"Arbor Villa," estate of "Borax Smith," Oakland, California, 1915.
Standing left to right: Thomas Cramer (Chief Chemist Pacific Coast Borax Company); John Ryan (General Manager, Pacific Coast
Borax Company); Robert Wilson (Chief Driver, Twenty Mule Team); "Borax Smith" (Founder, Pacific Coast Borax Company).
William H. Smitheram collection


At the time of the San Francisco Exposition in 1915, Smith invited his old time friends and employees to a grand party at his Oakland estate. Will was somewhat reluctant to go, but I persuaded him to do so. Will enjoyed every minute being among so many friends. He often related what an impressive sight it was when the mule team and wagons circled into the estate entrance as a "salute" to Borax Smith. I recall seeing the team in 1924 when it paraded along Broadway in Los Angeles. The team also paraded at the opening of the San Francisco Bay Bridge in 1937. A major tour of the country in 1940 hailed the release of MGM's "Twenty Mule Team" starring Wallace Beery.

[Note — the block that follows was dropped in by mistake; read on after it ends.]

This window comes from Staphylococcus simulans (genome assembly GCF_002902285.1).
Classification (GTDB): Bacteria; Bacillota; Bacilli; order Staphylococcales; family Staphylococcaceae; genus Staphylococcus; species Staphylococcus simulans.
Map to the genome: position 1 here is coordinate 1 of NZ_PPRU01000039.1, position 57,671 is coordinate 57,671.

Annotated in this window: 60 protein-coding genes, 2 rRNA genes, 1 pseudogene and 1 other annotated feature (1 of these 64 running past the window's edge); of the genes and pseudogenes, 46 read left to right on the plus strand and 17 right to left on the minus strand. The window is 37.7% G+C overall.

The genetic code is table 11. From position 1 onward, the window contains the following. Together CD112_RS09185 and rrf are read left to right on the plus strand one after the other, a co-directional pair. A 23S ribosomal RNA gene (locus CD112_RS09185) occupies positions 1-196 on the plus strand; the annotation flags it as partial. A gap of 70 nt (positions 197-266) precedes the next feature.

In 1913, when we were living at the Lila-C borax mine, we sadly learned that Smith had declared insolvency. His holdings went into a trustee committee in Oakland as he had overextended his capital and defaulted on his notes. He had invested in the transportation system in Oakland and in the ferry service on San Francisco Bay. We knew him as an energetic man who had an abundance of optimism for everything he did. I shall always think of Borax Smith as a very warm-hearted and kind man. On the day of my Will's funeral in 1916 we talked at length of former times, and when he left he handed me his personal check which he insisted I accept. He died in Oakland in August, 1931.